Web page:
5 October 2018

Holden Commodore Tourer 2018 Towing Review

Holden’s new Tourer is a sleek high riding wagon


Holden’s Calais-V Tourer is a sleek, high-riding wagon. This new generation Tourer is of a similar style to a Subaru XV or Volkswagen Passat Alltrack which both have a longer and higher form factor - vehicles that have proven their capability with little dynamic compromises.

At a glance


Holden Commodore Tourer




235kw at 6800rpm


9-Speed Automatic

Fuel Economy


Body Style

Station Wagon

Towing Capacity Braked


Towing Capacity Unbraked


Gross mass


 There is no beefy V8 or dedicated rear wheel drive model, but there is still a lot on offer. It’s worth remembering that between 2003 and 2006, Holden offered us the Adventra, which was an off-road-oriented version of the VY Commodore wagon. It came with a V8, then eventually as a V6 but all-in-all it was a fairly short run. Holden’s latest wagon isn’t reinventing the wheel but rekindling that once much-loved family favourite.

The Tourer rides 20mm higher than a standard Commodore Sportwagon, and it also has extra plastic cladding installed to the exterior to give it more of a utilitarian look. This model is only available with the 235kW/381Nm 3.6-litre V6 engine, which means it comes as standard with the very clever Twinster All-Wheel-Drive system.

The Twinster system provides a separate clutch for each rear wheel, and communicates with the drivetrain 100 times every second. It can apportion up to fifty per cent of torque to the rear, and 100 per cent of that available power to either rear wheel individually.

With a towing capacity of 2100kg, we decided to use our standard Haines Hunter 600SF test boat with a weight of 1500kg. This left a bit of flexibility for the extra load one might travel with on a weekend trip away, such as fishing gear and holidaying luggage.

During our testing

We found that the Tourer had good performance whilst towing and we could see its potential as a comfortable holidaying car. On the hill section of our course with the vessel attached, we could achieve rapid acceleration from 50Kph – 80Kph at 6000rpm, we didn’t need to change modes or drop gears down it felt very much in control. The nine-speed automatic did a good job, and when possible it tried to select the most economical gear it could.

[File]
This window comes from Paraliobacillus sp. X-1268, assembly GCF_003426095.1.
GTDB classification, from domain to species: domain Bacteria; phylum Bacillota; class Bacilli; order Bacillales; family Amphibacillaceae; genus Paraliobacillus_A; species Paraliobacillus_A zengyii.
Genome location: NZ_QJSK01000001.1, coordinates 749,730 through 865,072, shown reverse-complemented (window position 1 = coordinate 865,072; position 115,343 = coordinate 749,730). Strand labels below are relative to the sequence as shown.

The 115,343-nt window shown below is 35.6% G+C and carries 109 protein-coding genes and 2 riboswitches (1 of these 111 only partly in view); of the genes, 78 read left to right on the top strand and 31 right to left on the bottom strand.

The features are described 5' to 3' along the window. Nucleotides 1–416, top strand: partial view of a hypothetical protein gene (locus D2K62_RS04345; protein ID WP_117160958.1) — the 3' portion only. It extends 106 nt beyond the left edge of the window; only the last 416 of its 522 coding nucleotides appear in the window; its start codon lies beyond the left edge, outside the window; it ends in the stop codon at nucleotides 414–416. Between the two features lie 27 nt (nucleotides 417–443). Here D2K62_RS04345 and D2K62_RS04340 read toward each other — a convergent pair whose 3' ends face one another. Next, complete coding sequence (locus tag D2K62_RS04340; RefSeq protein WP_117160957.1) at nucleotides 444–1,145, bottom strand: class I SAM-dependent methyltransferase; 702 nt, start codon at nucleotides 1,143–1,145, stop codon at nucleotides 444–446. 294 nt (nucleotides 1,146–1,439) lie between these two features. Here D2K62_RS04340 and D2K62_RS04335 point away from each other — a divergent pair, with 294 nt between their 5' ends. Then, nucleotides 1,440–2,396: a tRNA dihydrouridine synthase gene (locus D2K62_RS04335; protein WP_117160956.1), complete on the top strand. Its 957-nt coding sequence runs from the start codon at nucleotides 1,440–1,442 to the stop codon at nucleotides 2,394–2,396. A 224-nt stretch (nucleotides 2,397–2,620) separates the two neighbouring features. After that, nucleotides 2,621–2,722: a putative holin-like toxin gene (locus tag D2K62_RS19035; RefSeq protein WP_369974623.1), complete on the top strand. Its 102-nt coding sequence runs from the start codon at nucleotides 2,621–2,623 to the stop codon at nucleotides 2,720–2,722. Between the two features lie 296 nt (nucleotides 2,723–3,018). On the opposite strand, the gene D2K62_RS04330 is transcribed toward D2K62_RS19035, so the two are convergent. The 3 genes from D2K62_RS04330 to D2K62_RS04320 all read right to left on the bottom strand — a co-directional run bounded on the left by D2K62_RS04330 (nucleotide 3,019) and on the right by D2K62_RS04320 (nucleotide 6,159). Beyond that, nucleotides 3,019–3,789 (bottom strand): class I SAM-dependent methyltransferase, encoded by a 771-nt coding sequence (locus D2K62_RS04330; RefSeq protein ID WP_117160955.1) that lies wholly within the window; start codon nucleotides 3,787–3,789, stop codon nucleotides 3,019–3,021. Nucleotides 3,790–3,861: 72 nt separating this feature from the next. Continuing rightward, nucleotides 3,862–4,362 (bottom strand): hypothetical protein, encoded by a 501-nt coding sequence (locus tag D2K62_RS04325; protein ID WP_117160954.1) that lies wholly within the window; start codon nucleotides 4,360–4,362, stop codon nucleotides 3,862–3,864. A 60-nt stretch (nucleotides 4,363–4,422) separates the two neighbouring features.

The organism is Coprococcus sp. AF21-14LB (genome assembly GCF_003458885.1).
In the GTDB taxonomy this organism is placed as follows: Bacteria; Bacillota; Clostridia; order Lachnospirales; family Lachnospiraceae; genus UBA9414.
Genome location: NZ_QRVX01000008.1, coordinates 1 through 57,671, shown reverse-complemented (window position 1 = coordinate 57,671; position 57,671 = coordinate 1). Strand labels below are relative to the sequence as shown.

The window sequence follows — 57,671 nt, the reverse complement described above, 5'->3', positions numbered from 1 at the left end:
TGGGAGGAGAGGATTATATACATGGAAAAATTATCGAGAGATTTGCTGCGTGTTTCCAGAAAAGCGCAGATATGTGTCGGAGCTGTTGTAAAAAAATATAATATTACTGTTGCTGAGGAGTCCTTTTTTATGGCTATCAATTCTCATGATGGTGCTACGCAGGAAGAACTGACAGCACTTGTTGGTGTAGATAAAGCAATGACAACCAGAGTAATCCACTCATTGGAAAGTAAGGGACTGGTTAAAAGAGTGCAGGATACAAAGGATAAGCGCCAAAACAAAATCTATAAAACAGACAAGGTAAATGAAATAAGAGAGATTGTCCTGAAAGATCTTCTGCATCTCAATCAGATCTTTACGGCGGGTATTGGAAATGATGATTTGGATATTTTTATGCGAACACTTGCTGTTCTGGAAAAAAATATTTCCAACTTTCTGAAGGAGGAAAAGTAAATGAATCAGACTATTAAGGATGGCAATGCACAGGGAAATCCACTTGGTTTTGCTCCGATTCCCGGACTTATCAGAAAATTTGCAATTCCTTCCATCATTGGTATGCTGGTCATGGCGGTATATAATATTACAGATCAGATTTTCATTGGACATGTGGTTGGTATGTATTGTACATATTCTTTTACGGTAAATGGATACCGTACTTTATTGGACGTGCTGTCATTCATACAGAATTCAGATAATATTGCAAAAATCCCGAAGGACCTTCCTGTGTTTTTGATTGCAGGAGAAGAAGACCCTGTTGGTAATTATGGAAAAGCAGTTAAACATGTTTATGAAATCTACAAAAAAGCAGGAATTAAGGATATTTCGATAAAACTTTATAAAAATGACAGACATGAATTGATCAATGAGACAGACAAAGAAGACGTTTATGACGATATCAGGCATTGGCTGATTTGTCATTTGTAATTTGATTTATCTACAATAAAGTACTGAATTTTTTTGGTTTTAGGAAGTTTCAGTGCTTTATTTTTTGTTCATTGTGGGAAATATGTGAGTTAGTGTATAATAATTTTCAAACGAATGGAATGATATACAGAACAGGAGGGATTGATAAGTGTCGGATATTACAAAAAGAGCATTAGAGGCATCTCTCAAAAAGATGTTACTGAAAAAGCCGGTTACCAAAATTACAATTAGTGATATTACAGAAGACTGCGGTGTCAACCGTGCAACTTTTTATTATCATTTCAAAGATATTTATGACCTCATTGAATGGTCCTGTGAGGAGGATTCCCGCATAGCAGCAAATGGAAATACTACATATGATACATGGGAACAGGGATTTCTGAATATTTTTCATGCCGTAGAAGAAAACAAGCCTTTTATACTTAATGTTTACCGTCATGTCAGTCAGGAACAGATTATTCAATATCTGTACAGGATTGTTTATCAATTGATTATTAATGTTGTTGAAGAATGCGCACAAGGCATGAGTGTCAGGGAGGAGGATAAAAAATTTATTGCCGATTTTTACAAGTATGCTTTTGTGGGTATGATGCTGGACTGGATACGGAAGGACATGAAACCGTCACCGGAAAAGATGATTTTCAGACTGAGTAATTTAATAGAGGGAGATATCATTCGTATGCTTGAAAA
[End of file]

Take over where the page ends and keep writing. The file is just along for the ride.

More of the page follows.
At 90Kph on the motorway the Tourer sat in 8th gear at only 1500rpm, without load it could reach 9th gear and sit at 1200rpm, but it didn’t seem like the best idea whilst towing. It was a good place to be as it tracked well and lane-keep assist and adaptive cruise control were helpful features that really improved the overall driving experience.

We could tell that the suspension was a bit soft and there was a small amount of sway. The increase in ride height is actually quite modest when compared to the conventional ZB models.

The reversing camera offered good guidance for lining the boat up to the bar with its 8-inch touch screen, the infotainment system also includes an excellent Bose eight-speaker stereo, and it’s both Apple CarPlay and Android Auto compatible.

Being a wagon, the Tourer serves up plenty of space with the omission of an extra row of seats in the rear, it has identical storage space to its Sport wagon with 793 litres of storage (to the roof line) with the rear seats in place, and 1665 litres with the rear seat folded down. That’s about 200 litres more than the regular Commodore hatchback.

What we thought

The Holden Tourer was a surprise, a good surprise that may have some of us questioning our next SUV purchase. The Tourer delivers heaps of practicality and a higher ride height in a smart-car like styled package, with a good level of equipment.

It has plenty of power and felt a lot like the Holden’s of the past as it soared up the hills with the boat in tow. On the down side, it did seem to be thirsty and the addition of a boat didn’t help that at all.Thanks to SeaCraft Miller Moyes for the test boat & trailer.

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Rating and scoring

Item towed
Haines Hunter 600 1500kg 1500
Hard braking control
Acceleration control
General comfort
Smoothness of ride
Stability on uneven surfaces
Stability when cornering
Gearbox performance
Overall result
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